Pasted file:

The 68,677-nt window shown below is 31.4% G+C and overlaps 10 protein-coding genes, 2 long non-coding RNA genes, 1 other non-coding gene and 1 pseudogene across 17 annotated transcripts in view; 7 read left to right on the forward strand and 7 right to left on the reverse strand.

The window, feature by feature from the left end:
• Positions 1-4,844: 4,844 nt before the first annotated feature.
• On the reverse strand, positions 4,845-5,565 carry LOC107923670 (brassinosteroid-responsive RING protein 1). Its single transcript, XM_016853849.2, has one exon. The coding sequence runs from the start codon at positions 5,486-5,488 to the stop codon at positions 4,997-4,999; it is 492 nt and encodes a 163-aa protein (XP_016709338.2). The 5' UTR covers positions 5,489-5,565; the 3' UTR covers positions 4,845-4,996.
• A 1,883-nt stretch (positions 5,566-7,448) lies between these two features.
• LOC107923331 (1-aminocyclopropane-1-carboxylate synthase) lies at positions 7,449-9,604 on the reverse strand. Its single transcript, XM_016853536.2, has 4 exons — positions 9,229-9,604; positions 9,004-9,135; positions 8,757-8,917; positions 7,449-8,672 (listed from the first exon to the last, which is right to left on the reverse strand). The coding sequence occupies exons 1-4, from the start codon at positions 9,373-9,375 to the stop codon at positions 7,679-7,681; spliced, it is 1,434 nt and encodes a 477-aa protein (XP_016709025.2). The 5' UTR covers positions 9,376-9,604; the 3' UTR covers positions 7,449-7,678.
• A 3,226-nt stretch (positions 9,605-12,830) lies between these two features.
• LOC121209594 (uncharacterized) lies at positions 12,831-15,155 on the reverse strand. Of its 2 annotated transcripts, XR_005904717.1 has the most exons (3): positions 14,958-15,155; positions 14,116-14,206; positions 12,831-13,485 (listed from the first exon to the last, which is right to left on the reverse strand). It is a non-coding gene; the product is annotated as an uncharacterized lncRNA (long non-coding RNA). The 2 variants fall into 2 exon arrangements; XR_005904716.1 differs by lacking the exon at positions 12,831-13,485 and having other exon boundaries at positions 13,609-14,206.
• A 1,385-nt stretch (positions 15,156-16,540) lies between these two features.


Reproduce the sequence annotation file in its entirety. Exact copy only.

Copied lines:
The 68,677-nt window shown below is 31.4% G+C and overlaps 10 protein-coding genes, 2 long non-coding RNA genes, 1 other non-coding gene and 1 pseudogene across 17 annotated transcripts in view; 7 read left to right on the forward strand and 7 right to left on the reverse strand.

The window, feature by feature from the left end:
• Positions 1-4,844: 4,844 nt before the first annotated feature.
• On the reverse strand, positions 4,845-5,565 carry LOC107923670 (brassinosteroid-responsive RING protein 1). Its single transcript, XM_016853849.2, has one exon. The coding sequence runs from the start codon at positions 5,486-5,488 to the stop codon at positions 4,997-4,999; it is 492 nt and encodes a 163-aa protein (XP_016709338.2). The 5' UTR covers positions 5,489-5,565; the 3' UTR covers positions 4,845-4,996.
• A 1,883-nt stretch (positions 5,566-7,448) lies between these two features.
• LOC107923331 (1-aminocyclopropane-1-carboxylate synthase) lies at positions 7,449-9,604 on the reverse strand. Its single transcript, XM_016853536.2, has 4 exons — positions 9,229-9,604; positions 9,004-9,135; positions 8,757-8,917; positions 7,449-8,672 (listed from the first exon to the last, which is right to left on the reverse strand). The coding sequence occupies exons 1-4, from the start codon at positions 9,373-9,375 to the stop codon at positions 7,679-7,681; spliced, it is 1,434 nt and encodes a 477-aa protein (XP_016709025.2). The 5' UTR covers positions 9,376-9,604; the 3' UTR covers positions 7,449-7,678.
• A 3,226-nt stretch (positions 9,605-12,830) lies between these two features.
• LOC121209594 (uncharacterized) lies at positions 12,831-15,155 on the reverse strand. Of its 2 annotated transcripts, XR_005904717.1 has the most exons (3): positions 14,958-15,155; positions 14,116-14,206; positions 12,831-13,485 (listed from the first exon to the last, which is right to left on the reverse strand). It is a non-coding gene; the product is annotated as an uncharacterized lncRNA (long non-coding RNA). The 2 variants fall into 2 exon arrangements; XR_005904716.1 differs by lacking the exon at positions 12,831-13,485 and having other exon boundaries at positions 13,609-14,206.
• A 1,385-nt stretch (positions 15,156-16,540) lies between these two features.